Georgetown Lake, like many Texas reservoirs, is prime bass fishing territory, particularly for smallmouth bass. Other species caught include largemouth bass, channel catfish, flathead catfish, blue catfish, white bass, crappie, hybrid striped bass and a number of less desirable species. The shallower up-river reaches are well-supplied with underwater stumps, giving excellent cover for sport-fishing. Boat launch ramps are available at Cedar Branch, Jim Hogg and Russell Park, but there is no marina on the lake itself. As water levels regularly fluctuate up to 30 feet, visiting boaters would be wise to check conditions before making the trip just in case there isn’t sufficient water at the ramp area to allow for launch. All supplies will need to be carried in, as there is no facility that sells bait or fuel. Complete fishing and boating information, including special regulations are available at the Park Headquarters near the dam. The many coves and inlets make Georgetown Lake an ideal spot for canoeing and kayaking. Because of the limitations on launch sites, only smaller boats ordinarily use the lake.

The nearby small city of Georgetown is an inviting and friendly place to find lodgings for a trip to Georgetown Lake. The restored downtown area is one of the best examples of commercial Victorian architecture in Texas. Of particular scenic interest are the restored Williamson County Courthouse and the Old Williamson County Jail. The Palace Theater has been restored and converted from a movie house to live theater, with performances year round. And the Williamson Museum both offers permanent exhibits of local history and acts as host for a number of annual festivals such as “Chisholm Trail Days” at San Gabriel Park, “Pioneer Day” at Old Settlers Park, and “Archeology Day” at Berry Springs Park & Preserve. Georgetown is the home of the oldest institution of higher learning in Texas: Southwestern University. Something is always on the schedule at Southwestern, from film festivals to concerts to college sports. Georgetown also offers an interesting mix of restaurants, galleries, local craftsmen and unique shops. Those visitors wishing to have more modern amenities than can be found at a campsite can find modern hotel rooms and suites in Georgetown, with the lake only four miles away.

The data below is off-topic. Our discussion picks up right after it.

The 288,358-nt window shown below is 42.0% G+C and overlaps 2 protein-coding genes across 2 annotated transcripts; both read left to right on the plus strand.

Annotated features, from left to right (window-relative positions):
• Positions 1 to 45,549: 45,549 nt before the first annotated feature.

Due to the long drought in the past year, evidence of the historical and prehistoric past have been emerging from the waters of Georgetown Lake. The area along the San Gabriel River is known to have been a favored hunting and camp site of several local Native American tribes. Since the early days of European settlement, the former riverbanks held mills, fords and small homesteads. Many left their mark under the acres of water that deluged them with the building of the dam. Now, as water levels recede, unusual artifacts have occasionally begun to reappear. These reappearing artifacts are of great interest to both visitors and archaeologists, and visitors are warned not to disturb or attempt to remove any such ‘found’ objects. The lake is only a few miles from the famous Gault Site, where 60% of the known Clovis-type projectile points have been recovered through careful and concise archeological study. Such accidental finds emerging from the receding waters are of major interest to archaeologists, who must try to date them accurately based on the surroundings in which they were found. For this reason, any such finds must not be disturbed but reported to Park officials as soon as possible.